By Anthony Esolen
Our culture has become soft. We suppose that sex is too trivial to require virtue, yet we also believe it is so significant that to suggest any restraint upon its consensual exercise is an affront to the most important fount of human dignity.
A sentinel watches upon the battlements. The air is raw and cold, and it seems to have penetrated to his knees and ankles and the shoulder upon which he rests his rifle. But he paces his rounds, hour after long hour. He peers into the little glooming light showing in the east. He turns again and faces the west, where the clouds are just beginning to reflect the slightest tinge of purple. He listens. All the sounds of the darkness are familiar to him, and bespeak the order of the early dawn. A thrush trills from the copse beside the river. The swallows have left their roosts and are beginning to twitter as they fly. A cock from a nearby farm crows. Yet if he hears a single sound made by man—a footstep, the roll of a wheel—he turns, his eyes narrow, he shifts his hands along the rifle, and he listens. He is a good sentinel.
The Thomistic understanding of virtue is straightforward enough. A virtue is a habit, what Aristotle calls a second nature. It is difficult to attain—hence, its association with manhood, which is what the Latin virtus literally means. It involves the perfection of a faculty, like the deep knowledge in the hands of a master craftsman. Therefore its definition cannot be arbitrary; it is bound up with the faculty in question, and the work to be done.
Since human beings are not robots, and since they find themselves always in situations that call upon many faculties at once, the virtues are bound together, and not only coincidentally. The root of the good sentinel’s virtue is to be found not in his eyesight, but in his piety. He desires to defend his city, because he loves it. If he were only a hireling, he would not expose himself to any risk beyond the literal specifications of his employment: he would watch, according to contract. When the wolves come, the hireling runs away.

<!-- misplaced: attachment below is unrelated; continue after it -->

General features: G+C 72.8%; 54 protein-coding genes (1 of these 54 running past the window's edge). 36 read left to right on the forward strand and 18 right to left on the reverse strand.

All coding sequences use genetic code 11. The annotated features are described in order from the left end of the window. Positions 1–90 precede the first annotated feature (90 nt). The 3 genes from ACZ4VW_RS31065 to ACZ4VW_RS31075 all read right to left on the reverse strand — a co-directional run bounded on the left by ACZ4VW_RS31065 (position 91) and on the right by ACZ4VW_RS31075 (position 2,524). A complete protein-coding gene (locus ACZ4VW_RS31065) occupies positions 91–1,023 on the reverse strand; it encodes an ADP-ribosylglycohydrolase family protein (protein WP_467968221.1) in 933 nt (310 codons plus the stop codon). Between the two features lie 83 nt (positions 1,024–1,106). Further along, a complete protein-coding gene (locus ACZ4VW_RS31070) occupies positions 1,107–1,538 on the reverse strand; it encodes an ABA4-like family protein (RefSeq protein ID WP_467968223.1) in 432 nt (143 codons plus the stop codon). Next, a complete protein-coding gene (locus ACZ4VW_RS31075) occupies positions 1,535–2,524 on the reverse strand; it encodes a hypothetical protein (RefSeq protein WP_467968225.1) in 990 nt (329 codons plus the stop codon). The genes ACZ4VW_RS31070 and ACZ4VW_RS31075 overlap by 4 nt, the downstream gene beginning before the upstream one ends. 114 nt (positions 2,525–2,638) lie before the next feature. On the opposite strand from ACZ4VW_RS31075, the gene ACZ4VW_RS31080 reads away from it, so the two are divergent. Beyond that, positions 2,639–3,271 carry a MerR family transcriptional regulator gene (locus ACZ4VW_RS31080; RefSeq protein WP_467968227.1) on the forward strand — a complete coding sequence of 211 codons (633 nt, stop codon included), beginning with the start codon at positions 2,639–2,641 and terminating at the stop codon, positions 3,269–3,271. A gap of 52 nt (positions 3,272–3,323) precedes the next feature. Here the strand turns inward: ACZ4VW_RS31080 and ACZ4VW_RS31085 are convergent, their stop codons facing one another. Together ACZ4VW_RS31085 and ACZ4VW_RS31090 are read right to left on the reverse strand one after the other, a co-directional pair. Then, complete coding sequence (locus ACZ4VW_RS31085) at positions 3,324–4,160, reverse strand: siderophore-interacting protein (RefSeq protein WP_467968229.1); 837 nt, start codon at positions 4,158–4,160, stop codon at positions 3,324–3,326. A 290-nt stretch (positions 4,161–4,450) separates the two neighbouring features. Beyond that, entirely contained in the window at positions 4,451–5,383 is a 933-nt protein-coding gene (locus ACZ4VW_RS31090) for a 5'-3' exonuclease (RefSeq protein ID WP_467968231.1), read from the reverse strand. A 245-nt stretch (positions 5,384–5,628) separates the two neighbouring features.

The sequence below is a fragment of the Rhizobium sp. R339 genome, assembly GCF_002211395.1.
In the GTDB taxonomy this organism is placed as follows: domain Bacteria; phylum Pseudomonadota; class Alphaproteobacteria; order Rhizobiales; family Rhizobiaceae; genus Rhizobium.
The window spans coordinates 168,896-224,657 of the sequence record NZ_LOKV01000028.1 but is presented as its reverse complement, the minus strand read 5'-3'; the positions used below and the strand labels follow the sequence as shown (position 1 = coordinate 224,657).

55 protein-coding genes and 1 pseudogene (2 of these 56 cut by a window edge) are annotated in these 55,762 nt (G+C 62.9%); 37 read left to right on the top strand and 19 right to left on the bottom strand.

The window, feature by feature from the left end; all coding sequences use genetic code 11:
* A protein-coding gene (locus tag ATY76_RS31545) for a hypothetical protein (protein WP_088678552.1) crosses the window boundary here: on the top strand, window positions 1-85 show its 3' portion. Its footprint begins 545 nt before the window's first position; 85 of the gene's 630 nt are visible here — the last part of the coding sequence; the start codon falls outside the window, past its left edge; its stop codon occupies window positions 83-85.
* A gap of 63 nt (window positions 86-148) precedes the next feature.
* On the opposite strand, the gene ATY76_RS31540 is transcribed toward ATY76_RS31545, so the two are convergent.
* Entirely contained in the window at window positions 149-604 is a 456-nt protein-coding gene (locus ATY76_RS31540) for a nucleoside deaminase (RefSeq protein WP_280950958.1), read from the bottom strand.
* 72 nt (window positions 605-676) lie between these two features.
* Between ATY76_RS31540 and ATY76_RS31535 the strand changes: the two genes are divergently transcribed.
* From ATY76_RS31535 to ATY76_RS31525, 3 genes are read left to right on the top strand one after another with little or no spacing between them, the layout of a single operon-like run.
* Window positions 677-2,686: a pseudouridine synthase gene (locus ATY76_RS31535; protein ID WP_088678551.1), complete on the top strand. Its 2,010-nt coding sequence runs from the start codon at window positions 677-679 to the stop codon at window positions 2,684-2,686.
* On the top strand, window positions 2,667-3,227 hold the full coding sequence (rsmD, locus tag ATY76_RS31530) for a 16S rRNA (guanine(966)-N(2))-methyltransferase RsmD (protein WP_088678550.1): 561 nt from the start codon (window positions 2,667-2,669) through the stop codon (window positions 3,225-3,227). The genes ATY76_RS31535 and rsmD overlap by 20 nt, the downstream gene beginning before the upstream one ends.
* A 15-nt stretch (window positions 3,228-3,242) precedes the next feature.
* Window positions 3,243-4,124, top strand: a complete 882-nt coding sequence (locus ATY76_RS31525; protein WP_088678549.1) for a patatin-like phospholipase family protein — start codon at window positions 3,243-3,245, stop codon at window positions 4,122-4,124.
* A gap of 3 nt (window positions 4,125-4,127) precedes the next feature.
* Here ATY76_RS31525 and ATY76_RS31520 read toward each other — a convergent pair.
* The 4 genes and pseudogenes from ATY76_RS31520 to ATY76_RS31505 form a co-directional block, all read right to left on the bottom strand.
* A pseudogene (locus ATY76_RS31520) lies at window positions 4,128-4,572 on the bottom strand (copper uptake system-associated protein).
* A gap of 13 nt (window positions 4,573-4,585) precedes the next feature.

But because the good sentinel loves his city, he calls up a host of subordinate virtues to support his piety. He calls upon self-denial. He is sometimes sleepy, but he never winks. He is often hungry, but he puts it out of his mind. He is often weary, but he does not flag. He calls upon foresight. He makes sure that he is physically and mentally ready to begin his watch, and orders his day accordingly. He calls upon industry and humility, as he considers that no work, no matter how small, is beneath his care, if it bears upon his duty. Other men may instruct a page boy to clean their rifles. He cleans his rifle himself.
Maybe it is easier for people who regularly face danger, or who must fight to wrest a living from the stubborn earth, to remember what the virtues are. It certainly is a commonplace among the pagan philosophers, and then among the Christian fathers, that one of the dangers of wealth is a softening or decay of the moral fiber. The rich—and, compared with almost anyone who has ever lived on earth, we Americans are all rich, even most of the relatively poor among us—neither face the immediate necessity for virtue, nor the immediate danger of vice. Their souls can be vitiated long before they notice the demise of their culture.
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